A new research presented by scientists from the Cedars-Sinai Medical Center in Los Angeles suggests that sleep deprivation can impair insulin sensitivity in a similar manner as high-fat diets do.
The paper highlighting the importance of sleep was presented at the Obesity Society Annual Meeting in Los Angeles. The aim of the researchers was to determine whether lack of sleep affected insulin sensitivity in a similar manner as a high-fat diet did. Both factors have been linked with insulin resistance in the past, but no study previously showed which one does more damage.
When a person becomes less sensitive to the hormone, that is he becomes insulin resistant, his body is pressured to synthesise more insulin to keep the blood sugar level stable. This often leads to type 2 diabetes. Obese people are more at risk to be affected by insulin resistance, thereby leading to diabetes. Therefore, the researchers monitored the hormone sensitivity in 8 dogs before and following diet-induced obesity to achieve their goal.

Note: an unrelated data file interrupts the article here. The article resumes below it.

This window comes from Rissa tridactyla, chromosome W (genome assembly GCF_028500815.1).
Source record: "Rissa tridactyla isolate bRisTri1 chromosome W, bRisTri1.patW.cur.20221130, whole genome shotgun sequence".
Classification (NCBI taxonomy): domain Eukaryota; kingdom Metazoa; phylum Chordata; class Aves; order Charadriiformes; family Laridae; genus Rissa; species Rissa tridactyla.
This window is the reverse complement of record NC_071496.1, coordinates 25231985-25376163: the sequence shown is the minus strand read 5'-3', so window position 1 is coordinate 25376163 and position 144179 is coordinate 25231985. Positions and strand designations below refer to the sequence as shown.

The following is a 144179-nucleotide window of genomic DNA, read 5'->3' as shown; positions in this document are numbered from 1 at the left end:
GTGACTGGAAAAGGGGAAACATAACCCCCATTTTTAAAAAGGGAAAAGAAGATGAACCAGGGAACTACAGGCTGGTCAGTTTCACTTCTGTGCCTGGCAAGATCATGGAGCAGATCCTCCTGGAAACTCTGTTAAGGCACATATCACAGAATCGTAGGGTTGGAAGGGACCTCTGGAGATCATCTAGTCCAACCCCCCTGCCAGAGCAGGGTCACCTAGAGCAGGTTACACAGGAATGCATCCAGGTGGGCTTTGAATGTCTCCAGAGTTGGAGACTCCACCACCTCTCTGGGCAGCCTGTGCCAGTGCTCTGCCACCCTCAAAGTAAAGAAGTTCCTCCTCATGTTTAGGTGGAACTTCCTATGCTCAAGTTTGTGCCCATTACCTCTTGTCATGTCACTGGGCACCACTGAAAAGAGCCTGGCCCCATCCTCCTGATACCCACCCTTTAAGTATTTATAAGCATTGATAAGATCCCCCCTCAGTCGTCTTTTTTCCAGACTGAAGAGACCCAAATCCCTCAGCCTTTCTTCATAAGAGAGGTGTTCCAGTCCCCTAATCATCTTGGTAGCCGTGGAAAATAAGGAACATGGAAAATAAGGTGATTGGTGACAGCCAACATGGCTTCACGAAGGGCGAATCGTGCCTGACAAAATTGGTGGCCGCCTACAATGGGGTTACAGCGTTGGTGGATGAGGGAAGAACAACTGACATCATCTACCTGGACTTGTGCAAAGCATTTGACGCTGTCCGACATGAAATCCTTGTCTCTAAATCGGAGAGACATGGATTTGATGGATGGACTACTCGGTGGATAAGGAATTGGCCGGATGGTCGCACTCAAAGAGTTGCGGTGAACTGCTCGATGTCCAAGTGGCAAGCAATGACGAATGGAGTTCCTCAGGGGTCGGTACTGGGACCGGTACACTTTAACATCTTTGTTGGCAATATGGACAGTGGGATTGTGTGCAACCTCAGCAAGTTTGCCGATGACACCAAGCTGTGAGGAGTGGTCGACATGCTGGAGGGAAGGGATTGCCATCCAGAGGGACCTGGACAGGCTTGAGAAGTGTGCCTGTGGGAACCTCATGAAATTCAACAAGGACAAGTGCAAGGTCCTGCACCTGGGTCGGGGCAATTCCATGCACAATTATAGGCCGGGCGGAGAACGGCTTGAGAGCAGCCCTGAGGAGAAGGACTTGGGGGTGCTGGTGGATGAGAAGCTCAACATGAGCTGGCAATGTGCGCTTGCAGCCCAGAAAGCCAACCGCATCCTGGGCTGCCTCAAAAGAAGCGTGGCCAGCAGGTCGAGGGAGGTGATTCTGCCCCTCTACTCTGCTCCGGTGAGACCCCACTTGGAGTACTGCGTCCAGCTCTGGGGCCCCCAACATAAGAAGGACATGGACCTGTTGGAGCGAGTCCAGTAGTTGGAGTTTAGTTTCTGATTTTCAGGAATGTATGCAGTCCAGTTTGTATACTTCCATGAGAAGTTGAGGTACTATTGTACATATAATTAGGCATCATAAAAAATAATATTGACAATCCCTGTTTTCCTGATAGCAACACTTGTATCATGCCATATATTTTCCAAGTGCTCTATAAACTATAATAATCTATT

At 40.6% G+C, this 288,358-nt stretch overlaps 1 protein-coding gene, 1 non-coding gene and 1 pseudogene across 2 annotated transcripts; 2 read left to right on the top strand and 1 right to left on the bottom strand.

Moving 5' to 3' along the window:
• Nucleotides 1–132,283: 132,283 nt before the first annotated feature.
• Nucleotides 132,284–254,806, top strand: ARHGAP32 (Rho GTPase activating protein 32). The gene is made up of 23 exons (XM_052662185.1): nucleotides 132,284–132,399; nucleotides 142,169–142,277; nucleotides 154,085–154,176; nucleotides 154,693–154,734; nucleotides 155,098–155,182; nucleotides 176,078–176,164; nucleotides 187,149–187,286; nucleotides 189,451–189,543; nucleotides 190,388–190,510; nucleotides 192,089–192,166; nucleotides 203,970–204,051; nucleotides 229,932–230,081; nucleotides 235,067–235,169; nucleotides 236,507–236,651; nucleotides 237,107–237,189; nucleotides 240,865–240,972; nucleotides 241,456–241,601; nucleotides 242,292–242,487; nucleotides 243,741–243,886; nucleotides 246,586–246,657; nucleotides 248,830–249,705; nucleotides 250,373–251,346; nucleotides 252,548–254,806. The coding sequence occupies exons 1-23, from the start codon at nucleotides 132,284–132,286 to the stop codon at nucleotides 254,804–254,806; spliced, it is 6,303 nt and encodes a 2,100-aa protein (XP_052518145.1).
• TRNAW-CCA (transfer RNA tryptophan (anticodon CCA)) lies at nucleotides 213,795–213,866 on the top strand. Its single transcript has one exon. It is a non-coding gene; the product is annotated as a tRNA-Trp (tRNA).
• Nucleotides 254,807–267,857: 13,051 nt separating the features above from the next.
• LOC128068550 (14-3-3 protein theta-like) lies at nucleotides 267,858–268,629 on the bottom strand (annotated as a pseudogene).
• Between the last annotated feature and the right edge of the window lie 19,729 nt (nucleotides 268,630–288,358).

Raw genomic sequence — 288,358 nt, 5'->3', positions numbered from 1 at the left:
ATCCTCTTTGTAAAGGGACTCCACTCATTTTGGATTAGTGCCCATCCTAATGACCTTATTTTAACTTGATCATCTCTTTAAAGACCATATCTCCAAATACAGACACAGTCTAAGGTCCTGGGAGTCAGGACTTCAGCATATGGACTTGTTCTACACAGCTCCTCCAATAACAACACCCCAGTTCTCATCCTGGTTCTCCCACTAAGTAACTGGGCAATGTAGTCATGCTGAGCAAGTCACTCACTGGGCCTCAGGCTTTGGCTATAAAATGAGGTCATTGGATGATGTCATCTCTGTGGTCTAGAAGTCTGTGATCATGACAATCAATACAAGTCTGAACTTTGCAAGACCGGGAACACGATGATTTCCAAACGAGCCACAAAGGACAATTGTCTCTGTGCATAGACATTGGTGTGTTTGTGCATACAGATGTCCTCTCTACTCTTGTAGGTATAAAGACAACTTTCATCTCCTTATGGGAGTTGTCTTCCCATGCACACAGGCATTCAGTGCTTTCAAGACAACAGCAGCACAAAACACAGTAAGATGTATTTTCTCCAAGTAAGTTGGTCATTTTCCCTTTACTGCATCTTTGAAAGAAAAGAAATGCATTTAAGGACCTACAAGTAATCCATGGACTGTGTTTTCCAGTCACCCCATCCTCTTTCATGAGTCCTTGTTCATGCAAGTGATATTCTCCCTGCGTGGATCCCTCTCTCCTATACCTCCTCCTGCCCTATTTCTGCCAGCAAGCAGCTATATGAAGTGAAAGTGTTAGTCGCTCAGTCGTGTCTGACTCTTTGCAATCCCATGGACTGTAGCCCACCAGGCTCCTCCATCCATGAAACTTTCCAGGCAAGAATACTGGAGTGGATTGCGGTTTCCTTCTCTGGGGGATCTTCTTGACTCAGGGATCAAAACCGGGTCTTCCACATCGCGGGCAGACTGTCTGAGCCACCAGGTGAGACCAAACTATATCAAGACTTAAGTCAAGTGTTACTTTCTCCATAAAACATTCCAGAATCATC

After some of the dogs were deprived of sleep for one night (as opposed to others who had a normal sleep), their insulin sensitivity was tested using an IV glucose tolerance test. Thereafter, the dogs were put on a high-fat diet for 6 months to be tested again.
The results show that sleep deprivation for one night decreased insulin sensitivity by 33%, while 6 months of high-fat diet lowered it by 21 %.
Furthermore, after the said diet caused insulin resistance, one night of sleep deprivation did not affect it.
Therefore, the researchers concluded that lack for sleep for one night might be as harmful as 6 months consuming a high intake of fats in terms of insulin insensitivity. Also, the mechanisms by which the two induce insulin resistance might be similar. Adequate sleep thus appears to help in maintaining the normal blood sugar levels, thereby protecting from obesity and diabetes.
“It is critical for health practitioners to emphasize the importance of sleep to their patients. Many patients understand the importance of a balanced diet, but they might not have a clear idea of how critical sleep is to maintaining equilibrium in the body,” says Dr. Caroline Apovian from The Obesity Society.